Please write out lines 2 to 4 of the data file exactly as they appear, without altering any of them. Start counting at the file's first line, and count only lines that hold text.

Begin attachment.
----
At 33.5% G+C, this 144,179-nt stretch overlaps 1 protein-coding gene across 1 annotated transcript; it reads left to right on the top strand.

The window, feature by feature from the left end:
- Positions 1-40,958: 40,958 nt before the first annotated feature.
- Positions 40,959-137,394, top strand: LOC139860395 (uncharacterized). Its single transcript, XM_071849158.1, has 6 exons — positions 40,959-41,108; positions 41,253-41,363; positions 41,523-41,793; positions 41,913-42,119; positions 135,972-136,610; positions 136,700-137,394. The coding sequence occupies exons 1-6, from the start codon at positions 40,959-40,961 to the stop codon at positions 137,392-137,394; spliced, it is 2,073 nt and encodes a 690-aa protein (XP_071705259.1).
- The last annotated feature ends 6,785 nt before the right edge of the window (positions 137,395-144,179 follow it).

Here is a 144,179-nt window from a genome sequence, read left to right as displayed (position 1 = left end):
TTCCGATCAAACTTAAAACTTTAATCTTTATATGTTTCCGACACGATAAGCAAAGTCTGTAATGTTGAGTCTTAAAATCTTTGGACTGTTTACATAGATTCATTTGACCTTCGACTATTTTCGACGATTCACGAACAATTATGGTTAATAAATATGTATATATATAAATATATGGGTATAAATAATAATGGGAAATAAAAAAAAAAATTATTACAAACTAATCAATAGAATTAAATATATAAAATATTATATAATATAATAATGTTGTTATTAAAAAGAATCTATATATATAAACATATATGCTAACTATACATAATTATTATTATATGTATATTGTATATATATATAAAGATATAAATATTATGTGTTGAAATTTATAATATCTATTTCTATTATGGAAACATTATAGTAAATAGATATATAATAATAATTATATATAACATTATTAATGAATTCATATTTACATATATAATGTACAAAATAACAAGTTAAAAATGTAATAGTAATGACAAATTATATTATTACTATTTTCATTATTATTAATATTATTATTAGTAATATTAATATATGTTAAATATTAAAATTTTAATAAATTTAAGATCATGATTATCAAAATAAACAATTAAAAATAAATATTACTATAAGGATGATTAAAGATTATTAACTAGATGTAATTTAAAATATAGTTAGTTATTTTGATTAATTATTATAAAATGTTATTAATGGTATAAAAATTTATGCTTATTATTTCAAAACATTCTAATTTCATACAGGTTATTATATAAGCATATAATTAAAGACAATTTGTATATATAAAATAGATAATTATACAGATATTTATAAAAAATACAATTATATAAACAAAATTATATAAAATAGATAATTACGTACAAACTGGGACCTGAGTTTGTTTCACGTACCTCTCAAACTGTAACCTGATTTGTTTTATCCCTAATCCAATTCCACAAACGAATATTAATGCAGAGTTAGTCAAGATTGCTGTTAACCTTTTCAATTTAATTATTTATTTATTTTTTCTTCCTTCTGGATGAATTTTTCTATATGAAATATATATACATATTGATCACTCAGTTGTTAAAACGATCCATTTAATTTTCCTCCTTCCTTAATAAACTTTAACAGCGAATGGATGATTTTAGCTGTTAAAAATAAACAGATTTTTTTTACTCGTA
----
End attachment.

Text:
The window, feature by feature from the left end:
- Positions 1-40,958: 40,958 nt before the first annotated feature.
- Positions 40,959-137,394, top strand: LOC139860395 (uncharacterized). Its single transcript, XM_071849158.1, has 6 exons — positions 40,959-41,108; positions 41,253-41,363; positions 41,523-41,793; positions 41,913-42,119; positions 135,972-136,610; positions 136,700-137,394. The coding sequence occupies exons 1-6, from the start codon at positions 40,959-40,961 to the stop codon at positions 137,392-137,394; spliced, it is 2,073 nt and encodes a 690-aa protein (XP_071705259.1).